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All about Barium : facts and information

by chemdude71

Barium is a chemical element with the symbol Ba and atomic number 56. It is the fifth element in group 2 and is a soft, silvery alkaline earth metal. Because it is highly reactive, barium is never found in nature as a free element.

The most common minerals of barium are baryte and witherite. The name barium originates from the alchemical derivative “baryta”, from Greek barys, meaning ‘heavy’.


Barium is a chemical element with the symbol Ba
Barium atomic number 56
Barium is a soft, silvery-white metal, with a slight golden shade when ultrapure
The name barium originates from the alchemical derivative “baryta”, from Greek barys, meaning ‘heavy’.
Because of its high chemical reactivity, barium is never found in nature as a free element.

Barium was identified as an element in barite by Carl Scheele in 1774, but he could not isolate it.
Johan Gottlieb Gahn also isolated barium oxide two years later in similar studies
Sir Humphry Davy discovered barium in 1808.
The most common minerals of barium are baryte (barium sulfate) and witherite (barium carbonate).

Barium found in the Earth’s crust is a mixture of seven primordial nuclides, barium-130, 132, and 134 through 138.
In total, barium has 40 known isotopes, ranging in mass between 114 and 153.
Barium-138 composes 71.7% of all barium
The most stable artificial radioisotope is barium-133 with a half-life of approximately 10.51 years
Ba-112, is the heaviest discovered atom to have the same amount of protons and neutrons.

The abundance of barium is 0.0425% in the Earth’s crust
The abundance of barium is 13 μg/L in seawater

The primary commercial source of barium is baryte
The main deposits are located in Britain, Romania, and the former USSR
The baryte reserves are estimated between 0.7 and 2 billion tonnes

The barium mineral, benitoite is the official state gem of California.

Barium is used in the production of vacuum tubes by removing noble gases due to its low vapor pressure.
Barium plays a key role in radiological reactants, helping organs show up on X-rays.
The average adult contains about 22 mg of barium as it is present in foods such as carrots, onions, lettuce, beans, and grains.
Excessive Barium can cause conditions such as vomiting, colic, diarrhea, tremors, and even paralysis.


Barium, typically as barium nitrate imparts a yellow or “apple” green color to fireworks
Barium oxide is used as a coating on the electrodes of fluorescent lamps
Barium fluoride is used for optics in infrared applications
Barium peroxide is used as a catalyst for welding rail tracks.
Barium peroxide is also used as a green flare in tracer ammunition and a bleaching agent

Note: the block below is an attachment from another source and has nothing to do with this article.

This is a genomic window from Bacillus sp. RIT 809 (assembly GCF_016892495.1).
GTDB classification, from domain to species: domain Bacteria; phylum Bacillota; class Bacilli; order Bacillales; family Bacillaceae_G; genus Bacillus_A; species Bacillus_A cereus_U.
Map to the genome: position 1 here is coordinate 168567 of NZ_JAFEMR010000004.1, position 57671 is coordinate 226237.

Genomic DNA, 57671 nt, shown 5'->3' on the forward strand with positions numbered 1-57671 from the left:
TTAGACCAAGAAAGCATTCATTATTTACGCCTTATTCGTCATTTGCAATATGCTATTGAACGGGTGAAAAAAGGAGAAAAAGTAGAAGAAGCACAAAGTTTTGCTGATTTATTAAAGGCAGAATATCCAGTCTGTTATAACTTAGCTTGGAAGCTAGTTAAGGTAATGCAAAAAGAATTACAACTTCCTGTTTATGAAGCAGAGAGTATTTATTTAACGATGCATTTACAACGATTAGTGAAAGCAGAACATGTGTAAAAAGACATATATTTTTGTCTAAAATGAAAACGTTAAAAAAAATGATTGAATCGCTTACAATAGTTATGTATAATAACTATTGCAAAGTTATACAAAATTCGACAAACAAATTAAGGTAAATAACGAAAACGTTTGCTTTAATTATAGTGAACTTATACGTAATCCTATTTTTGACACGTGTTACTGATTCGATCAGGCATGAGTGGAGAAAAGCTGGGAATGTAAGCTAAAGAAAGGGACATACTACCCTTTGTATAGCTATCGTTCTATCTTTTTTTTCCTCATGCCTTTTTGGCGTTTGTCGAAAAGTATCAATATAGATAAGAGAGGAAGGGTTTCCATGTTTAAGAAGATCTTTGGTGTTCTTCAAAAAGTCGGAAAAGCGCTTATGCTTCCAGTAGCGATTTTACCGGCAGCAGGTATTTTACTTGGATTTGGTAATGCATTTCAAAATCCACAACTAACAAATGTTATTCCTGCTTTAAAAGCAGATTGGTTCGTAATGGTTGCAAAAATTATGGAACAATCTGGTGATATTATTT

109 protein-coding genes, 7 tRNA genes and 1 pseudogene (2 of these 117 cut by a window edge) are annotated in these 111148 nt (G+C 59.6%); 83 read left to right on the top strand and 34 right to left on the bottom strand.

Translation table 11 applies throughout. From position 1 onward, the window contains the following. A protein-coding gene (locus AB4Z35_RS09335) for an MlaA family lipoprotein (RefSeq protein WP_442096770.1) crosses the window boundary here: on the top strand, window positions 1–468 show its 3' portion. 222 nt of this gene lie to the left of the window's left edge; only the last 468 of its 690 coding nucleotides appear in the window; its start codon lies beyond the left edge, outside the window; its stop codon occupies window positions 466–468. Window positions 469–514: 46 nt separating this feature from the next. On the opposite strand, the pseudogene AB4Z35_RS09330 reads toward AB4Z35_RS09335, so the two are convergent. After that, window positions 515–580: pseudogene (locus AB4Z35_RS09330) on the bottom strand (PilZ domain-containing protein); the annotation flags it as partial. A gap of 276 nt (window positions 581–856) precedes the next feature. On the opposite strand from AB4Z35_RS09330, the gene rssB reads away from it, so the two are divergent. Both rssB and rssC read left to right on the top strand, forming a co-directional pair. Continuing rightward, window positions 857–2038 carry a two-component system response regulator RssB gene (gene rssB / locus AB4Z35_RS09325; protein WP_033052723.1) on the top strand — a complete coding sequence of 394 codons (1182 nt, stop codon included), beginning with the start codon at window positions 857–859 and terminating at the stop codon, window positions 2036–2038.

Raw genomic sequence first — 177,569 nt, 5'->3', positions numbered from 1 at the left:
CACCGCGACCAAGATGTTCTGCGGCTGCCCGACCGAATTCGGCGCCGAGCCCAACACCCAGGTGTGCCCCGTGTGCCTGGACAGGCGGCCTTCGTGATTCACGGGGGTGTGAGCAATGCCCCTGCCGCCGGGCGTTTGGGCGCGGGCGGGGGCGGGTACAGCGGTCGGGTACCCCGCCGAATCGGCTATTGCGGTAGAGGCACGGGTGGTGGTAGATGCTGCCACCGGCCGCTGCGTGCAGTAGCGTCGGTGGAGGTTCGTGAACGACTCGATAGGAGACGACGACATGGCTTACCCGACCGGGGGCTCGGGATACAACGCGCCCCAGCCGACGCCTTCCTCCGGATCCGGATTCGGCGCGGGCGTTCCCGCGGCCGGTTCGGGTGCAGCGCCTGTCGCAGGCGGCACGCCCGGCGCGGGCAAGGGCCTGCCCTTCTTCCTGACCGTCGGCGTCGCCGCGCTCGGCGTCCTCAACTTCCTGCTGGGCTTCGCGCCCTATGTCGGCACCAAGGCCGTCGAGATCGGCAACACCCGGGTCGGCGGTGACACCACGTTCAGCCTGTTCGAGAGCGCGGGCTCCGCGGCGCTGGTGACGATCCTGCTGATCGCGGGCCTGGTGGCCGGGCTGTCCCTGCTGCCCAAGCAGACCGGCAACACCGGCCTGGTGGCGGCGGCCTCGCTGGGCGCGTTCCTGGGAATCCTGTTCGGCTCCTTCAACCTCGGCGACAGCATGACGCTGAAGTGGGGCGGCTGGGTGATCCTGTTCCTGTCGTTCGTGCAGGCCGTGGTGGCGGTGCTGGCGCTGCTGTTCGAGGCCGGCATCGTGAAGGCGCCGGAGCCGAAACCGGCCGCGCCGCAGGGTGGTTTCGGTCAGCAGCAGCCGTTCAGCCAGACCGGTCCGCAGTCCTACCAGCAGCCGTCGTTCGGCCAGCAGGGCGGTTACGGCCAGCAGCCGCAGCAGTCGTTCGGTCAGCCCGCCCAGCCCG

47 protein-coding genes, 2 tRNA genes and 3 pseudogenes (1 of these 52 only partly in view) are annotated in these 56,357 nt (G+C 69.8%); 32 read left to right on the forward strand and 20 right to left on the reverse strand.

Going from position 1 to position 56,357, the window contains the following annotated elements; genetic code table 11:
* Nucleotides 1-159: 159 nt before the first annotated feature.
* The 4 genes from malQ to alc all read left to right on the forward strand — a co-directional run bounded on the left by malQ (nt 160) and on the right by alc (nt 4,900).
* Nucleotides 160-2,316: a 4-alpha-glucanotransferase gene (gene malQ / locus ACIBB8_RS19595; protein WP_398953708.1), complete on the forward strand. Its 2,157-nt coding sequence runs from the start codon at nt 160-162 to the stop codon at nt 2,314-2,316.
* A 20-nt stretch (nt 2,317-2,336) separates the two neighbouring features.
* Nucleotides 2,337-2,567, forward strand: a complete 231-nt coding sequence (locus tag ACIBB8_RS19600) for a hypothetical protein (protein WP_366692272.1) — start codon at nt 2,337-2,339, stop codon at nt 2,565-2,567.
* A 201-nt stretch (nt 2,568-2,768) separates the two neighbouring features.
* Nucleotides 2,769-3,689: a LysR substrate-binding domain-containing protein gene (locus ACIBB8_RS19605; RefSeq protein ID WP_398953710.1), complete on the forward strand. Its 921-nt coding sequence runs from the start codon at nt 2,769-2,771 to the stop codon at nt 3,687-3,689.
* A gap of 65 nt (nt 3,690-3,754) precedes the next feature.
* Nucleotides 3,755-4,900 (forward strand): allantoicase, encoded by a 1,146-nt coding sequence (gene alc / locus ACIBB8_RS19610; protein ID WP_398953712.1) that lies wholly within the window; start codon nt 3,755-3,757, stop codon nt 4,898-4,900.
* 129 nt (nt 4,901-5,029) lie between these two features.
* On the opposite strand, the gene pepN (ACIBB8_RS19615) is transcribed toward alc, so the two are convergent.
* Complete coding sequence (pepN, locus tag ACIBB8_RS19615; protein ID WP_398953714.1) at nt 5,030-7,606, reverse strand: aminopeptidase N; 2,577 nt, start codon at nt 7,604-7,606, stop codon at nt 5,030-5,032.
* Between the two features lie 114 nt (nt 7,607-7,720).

Pronunciation BAIR-ee-əm
Appearance silvery gray; with a pale yellow tint
Standard atomic weight Ar°(Ba)
  • 137.327±0.007
  • 137.33±0.01 (abridged)
Atomic number (Z) 56
Group group 2 (alkaline earth metals)
Period period 6
Block   s-block
Electron configuration [Xe] 6s2
Electrons per shell 2, 8, 18, 18, 8, 2
Physical properties
Phase at STP solid
Melting point 1000 K ​(727 °C, ​1341 °F)
Boiling point 2118 K ​(1845 °C, ​3353 °F)
Density (near r.t.) 3.51 g/cm3
when liquid (at m.p.) 3.338 g/cm3
Heat of fusion 7.12 kJ/mol
Heat of vaporization 142 kJ/mol
Molar heat capacity 28.07 J/(mol·K)
Vapor pressure
P (Pa) 1 10 100 1 k 10 k 100 k
at T (K) 911 1038 1185 1388 1686 2170
Atomic properties
Oxidation states +1, +2 (a strongly basic oxide)
Electronegativity Pauling scale: 0.89
Ionization energies
  • 1st: 502.9 kJ/mol
  • 2nd: 965.2 kJ/mol
  • 3rd: 3600 kJ/mol
Atomic radius empirical: 222 pm
Covalent radius 215±11 pm
Van der Waals radius 268 pm
Other properties
Natural occurrence primordial
Crystal structure ​body-centered cubic (bcc)
Speed of sound thin rod 1620 m/s (at 20 °C)
Thermal expansion 20.6 µm/(m⋅K) (at 25 °C)
Thermal conductivity 18.4 W/(m⋅K)
Electrical resistivity 332 nΩ⋅m (at 20 °C)
Magnetic ordering paramagnetic
Molar magnetic susceptibility +20.6×10−6 cm3/mol
Young’s modulus 13 GPa
Shear modulus 4.9 GPa
Bulk modulus 9.6 GPa
Mohs hardness 1.25
CAS Number 7440-39-3
Discovery Carl Wilhelm Scheele (1772)
First isolation Humphry Davy (1808)
Main isotopes Decay
abun­dance half-life (t1/2) mode pro­duct
130Ba 0.11% (0.5–2.7)×1021 y εε 130Xe
132Ba 0.1% stable
133Ba synth 10.51 y ε 133Cs
134Ba 2.42% stable
135Ba 6.59% stable
136Ba 7.85% stable
137Ba 11.2% stable
138Ba 71.7% stable

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